Some are-these safety-net hospitals serve the poor and uninsured. But all too many nonprofit hospitals have sacrificed their charitable mission in the pursuit of market share and profits. Some earn more than $500 million per year in profits while the uninsured are shunted to municipal safety-net hospitals. Sadly, these hospitals use their nonprofit status to inhibit their transparency and to cost the taxpayers forgone tax revenues, yet they do not bring commensurate charitable results.
Q: Are HMOs the problem or the solution?
HMOs are great for those who like them and not great for those who don't. We need a consumer-driven system so we can select HMOs if we like them and choose other kinds of health insurance policies if we do not.
When human resources tried to stuff managed care insurance policies down the throats of employees, many rebelled. They did not want their money to be used to pay for insurers who sometimes stopped them from accessing health-care services. Who can blame them? We are entitled to as much free choice in health insurance as in every other aspect of our lives.
Q: How can Congress make consumer-driven health care happen-and do you think Congress will?
A simple tax law change will do the job. Right now I permit my employer to take money that would otherwise be my salary and to use it to buy my health insurance. Yet I would not want my bosses to buy my food, clothes, or housing. They simply cannot obtain what I consider value for the money and will likely simplify their lives by offering me a narrow range of choices.
For example, if my boss bought housing for me, I would likely have a much smaller range of choice that I do in the open housing market. Similarly, when my employers buy my health insurance, I have very little choice. Without choice, there is no competition. Without competition, there is no incentive for productivity.
I permit my employer to buy my health insurance only because she can use my pre-tax salary-but if I bought health insurance myself, I could use only after-tax salary. A tax shelter for the purchase of health insurance would dramatically transform this situation and enable consumer-driven health care.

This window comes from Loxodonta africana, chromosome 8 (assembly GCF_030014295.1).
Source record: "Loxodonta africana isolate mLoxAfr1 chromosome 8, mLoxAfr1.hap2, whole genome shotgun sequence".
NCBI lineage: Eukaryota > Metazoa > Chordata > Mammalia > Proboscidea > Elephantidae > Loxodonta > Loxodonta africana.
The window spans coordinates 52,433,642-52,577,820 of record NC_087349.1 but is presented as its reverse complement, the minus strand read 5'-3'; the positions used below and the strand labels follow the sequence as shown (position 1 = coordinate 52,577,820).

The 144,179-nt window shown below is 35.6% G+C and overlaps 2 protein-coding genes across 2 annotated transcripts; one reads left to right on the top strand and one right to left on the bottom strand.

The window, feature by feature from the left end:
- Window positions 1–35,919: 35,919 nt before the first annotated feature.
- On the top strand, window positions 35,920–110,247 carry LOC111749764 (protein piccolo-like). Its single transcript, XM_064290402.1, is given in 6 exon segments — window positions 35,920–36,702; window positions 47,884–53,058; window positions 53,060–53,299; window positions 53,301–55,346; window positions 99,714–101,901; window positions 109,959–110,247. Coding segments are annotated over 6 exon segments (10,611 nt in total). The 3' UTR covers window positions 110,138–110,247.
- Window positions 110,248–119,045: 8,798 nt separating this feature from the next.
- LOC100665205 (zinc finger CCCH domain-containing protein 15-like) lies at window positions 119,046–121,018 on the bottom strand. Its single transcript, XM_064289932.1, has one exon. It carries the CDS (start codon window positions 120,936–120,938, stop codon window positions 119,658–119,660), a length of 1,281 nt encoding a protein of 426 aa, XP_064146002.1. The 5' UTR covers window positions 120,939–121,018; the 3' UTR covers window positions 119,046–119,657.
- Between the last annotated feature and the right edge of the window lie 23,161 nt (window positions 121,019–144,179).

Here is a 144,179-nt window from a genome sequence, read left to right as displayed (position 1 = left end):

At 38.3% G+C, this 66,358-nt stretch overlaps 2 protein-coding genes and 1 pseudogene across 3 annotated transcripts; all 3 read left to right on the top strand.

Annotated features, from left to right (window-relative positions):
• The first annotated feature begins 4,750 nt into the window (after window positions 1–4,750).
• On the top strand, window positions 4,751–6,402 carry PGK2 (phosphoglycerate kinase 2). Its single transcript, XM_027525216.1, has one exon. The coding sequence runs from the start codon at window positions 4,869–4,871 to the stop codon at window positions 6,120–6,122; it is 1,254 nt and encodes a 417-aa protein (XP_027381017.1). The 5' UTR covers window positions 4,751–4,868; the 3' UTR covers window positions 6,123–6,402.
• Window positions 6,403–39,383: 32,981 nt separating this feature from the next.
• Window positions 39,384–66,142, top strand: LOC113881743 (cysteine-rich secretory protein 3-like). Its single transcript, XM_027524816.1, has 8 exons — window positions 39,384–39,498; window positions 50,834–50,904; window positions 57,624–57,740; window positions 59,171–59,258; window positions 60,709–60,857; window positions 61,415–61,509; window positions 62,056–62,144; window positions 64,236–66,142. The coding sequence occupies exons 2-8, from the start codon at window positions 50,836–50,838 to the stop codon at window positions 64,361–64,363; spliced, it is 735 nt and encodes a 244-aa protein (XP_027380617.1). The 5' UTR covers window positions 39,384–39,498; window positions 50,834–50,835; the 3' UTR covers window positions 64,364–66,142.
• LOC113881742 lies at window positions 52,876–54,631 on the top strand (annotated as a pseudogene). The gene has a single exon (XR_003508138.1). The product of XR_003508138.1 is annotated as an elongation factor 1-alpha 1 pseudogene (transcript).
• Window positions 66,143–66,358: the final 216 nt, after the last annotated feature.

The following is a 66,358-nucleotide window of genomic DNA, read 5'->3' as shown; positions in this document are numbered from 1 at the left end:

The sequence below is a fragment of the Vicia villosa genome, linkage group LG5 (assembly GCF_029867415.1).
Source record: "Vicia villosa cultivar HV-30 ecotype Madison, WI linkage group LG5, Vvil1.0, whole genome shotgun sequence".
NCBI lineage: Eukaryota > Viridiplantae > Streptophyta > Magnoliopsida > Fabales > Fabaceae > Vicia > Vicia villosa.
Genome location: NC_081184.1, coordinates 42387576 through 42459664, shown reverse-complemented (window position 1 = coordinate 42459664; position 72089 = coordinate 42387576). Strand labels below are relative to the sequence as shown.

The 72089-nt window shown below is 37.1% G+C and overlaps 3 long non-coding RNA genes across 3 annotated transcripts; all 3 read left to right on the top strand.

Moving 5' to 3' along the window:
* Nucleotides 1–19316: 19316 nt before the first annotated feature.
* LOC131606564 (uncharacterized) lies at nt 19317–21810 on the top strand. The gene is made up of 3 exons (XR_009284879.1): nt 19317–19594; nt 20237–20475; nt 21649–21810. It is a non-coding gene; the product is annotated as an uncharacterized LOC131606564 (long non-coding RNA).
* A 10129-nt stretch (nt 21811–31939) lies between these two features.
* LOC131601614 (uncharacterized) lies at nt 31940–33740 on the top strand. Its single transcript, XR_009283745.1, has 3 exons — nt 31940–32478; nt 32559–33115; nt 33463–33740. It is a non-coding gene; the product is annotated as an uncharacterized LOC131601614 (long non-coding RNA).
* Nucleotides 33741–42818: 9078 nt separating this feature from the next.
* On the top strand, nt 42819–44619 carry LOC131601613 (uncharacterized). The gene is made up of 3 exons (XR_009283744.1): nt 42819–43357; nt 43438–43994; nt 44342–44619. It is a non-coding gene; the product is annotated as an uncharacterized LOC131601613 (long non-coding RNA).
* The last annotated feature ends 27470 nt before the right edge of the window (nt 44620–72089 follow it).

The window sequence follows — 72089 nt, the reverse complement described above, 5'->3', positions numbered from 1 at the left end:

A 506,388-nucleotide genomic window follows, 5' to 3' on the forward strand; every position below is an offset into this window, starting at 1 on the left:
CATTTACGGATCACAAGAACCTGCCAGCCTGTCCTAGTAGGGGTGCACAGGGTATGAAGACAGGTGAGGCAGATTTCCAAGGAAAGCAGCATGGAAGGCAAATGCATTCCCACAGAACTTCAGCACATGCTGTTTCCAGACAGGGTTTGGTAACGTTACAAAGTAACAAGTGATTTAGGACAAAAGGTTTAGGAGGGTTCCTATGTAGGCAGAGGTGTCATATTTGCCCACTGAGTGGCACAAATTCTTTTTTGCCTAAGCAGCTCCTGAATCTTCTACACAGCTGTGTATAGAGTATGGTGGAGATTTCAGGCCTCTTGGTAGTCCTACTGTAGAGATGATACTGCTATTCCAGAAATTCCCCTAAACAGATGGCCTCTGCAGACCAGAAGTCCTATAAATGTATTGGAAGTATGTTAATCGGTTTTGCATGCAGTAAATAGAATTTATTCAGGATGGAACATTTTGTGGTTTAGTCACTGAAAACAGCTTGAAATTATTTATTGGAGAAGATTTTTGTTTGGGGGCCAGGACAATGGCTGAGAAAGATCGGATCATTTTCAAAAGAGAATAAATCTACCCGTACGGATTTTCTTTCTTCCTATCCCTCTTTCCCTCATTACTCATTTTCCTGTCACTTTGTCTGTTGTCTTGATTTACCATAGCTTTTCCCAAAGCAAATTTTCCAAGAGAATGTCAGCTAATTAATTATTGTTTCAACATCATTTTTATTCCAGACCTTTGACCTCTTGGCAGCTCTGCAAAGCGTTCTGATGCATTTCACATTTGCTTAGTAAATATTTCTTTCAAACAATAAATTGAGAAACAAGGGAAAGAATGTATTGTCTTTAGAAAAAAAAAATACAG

Herzlinger writes that "Switzerland is the only developed country with a long-standing consumer-driven health-care system. In essence, consumers purchase their own insurance and everyone is required to insure themselves. Those in financial need are not simply left out in the cold; there are tax-financed, means-tested subsidies for them. Furthermore, health insurance plan options vary substantially in price and coverage, providing options to the health-care consumers.
"The Swiss model is a good one. There, the price for health insurance is determined by gender and age, not the level of sickness; but the insurers have formed an exchange where they risk-adjust each other. They remove the profits earned by insurers solely by enrolling people who are healthier than the average for their gender and age and redistribute this profit to the insurers who have enrolled those who are sicker than the average.
"These risk-adjusted prices mean that sick people pay the same price for their insurance as everyone else, but providers receive more money for treatment of the sick. This way, health providers are encouraged, rather than dissuaded, to help those who need it most."
Herzlinger argues that consumer-driven care will lead to lower costs because "consumers will be rewarded by the entrepreneurial innovation that can simultaneously improve quality and control costs. Examples include convenient, inexpensive, 'you're sick, we're quick' retail medical centers; competition among doctor-owned, specialty hospitals; and integrated teams for the treatment of chronic diseases or disabilities.
"Other examples include global health services in developing countries that offer care to international patients; this enables countries to minimize the capital investment health facilities require. This also helps by reducing waiting times and capacity pressures in single-payer countries-and the services offered are typically cheaper than those in developed countries."